Volume 13 Supplement 1
The Open Source Brain Initiative: enabling collaborative modelling in computational neuroscience
© Gleeson et al; licensee BioMed Central Ltd. 2012
Published: 16 July 2012
While an increasing number of biophysically detailed neuronal models (featuring (semi-) realistic morphologies and voltage and ligand gated conductances) are being shared across the community through resources like ModelDB, these usually only represent a snapshot of the model at the time of publication, in a format specific to the original simulator used. Models are constantly evolving however, to take account of new experimental findings and to address new research questions, both by the original modellers, and by other researchers who help provide quality control/debugging of original scripts and convert the model (components) for use in other simulators. This crucial part of the model life cycle is not well addressed with currently available infrastructure.
The Open Source Brain (OSB) repository is being developed to provide a central location for researchers to collaboratively develop models which can be run across multiple simulators and can interact with the range of other applications in the NeuroML “ecosystem”. NeuroML  is a simulator independent language for expressing detailed single cell and network models, which is supported by an increasing number of applications for generating, visualising, simulating and analysing such models as well as by databases providing the base components (e.g. reconstructed morphologies, ion channels) for use in the models (http://www.neuroml.org/tool_support). The OSB repository differs from existing model databases which have traditionally concentrated on frozen, published models. The cell, ion channel, synapse and network models in this repository develop over time to ensure they reflect best practices in neurophysiological modelling and allow continuously improving, bug-free simulations. Multiple views of the model elements are available to encourage feedback from modellers, theoreticians and experimentalists. Links can be made to previous versions of the models in ModelDB, and deep links will be used to ensure cross referencing to other neuroinformatics resources such as NeuroMorpho and NeuroLex.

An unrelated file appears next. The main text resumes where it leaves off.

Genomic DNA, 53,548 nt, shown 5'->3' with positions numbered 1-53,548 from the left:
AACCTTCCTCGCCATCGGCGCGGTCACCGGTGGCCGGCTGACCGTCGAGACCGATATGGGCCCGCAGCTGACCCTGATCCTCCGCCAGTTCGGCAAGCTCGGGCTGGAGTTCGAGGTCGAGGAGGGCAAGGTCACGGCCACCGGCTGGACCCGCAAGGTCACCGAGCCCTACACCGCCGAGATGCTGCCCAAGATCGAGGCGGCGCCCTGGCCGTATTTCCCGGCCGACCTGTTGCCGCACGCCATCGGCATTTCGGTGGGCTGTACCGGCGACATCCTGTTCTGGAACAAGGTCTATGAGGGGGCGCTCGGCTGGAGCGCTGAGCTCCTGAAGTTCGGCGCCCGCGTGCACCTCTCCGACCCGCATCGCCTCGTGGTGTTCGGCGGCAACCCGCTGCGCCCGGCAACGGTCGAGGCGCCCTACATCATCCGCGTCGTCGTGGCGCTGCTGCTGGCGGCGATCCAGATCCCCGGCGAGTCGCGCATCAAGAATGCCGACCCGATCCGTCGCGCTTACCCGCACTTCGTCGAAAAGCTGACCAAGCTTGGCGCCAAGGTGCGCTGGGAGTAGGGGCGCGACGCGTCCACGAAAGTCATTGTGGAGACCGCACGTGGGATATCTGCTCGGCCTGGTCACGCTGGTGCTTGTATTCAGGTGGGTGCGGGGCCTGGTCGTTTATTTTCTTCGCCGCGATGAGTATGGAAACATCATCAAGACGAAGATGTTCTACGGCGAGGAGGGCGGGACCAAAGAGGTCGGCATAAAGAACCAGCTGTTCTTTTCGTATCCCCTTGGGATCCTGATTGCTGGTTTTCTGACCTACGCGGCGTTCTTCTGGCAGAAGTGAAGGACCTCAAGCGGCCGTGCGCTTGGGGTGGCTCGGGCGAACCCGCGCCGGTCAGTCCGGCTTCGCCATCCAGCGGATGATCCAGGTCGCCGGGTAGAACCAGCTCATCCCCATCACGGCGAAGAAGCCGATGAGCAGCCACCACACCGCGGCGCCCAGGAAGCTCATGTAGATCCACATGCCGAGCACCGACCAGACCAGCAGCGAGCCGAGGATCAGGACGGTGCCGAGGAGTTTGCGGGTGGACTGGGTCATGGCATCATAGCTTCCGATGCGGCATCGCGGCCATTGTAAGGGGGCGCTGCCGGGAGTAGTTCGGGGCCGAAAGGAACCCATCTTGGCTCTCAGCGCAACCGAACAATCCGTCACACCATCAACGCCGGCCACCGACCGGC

The system is based around a Mercurial version control repository with models organised into projects illustrating a number of neurophysiologically relevant aspects of the cell and network behaviour. The history is recorded of all changes to each project by contributors who can be distributed worldwide. There is close integration with the application neuroConstruct , allowing the models to be examined with a 3D graphical user interface, and scripts automatically generated for use on a number of widely used neuronal simulators. A number of models are already available in the repository, including cell and network models from the cerebellum, detailed cortical and hippocampal pyramidal cell models and a 3D version of a single column thalamocortical network model . While most of the models available are conversions of existing published models, some have been developed during original research projects using the tools and formats discussed here . The repository is currently in alpha stage of development and is being tested with a small number of labs. The resource can be accessed at http://opensourcebrain.org:8080. This work has been primarily funded by the Wellcome Trust (086699/095667).
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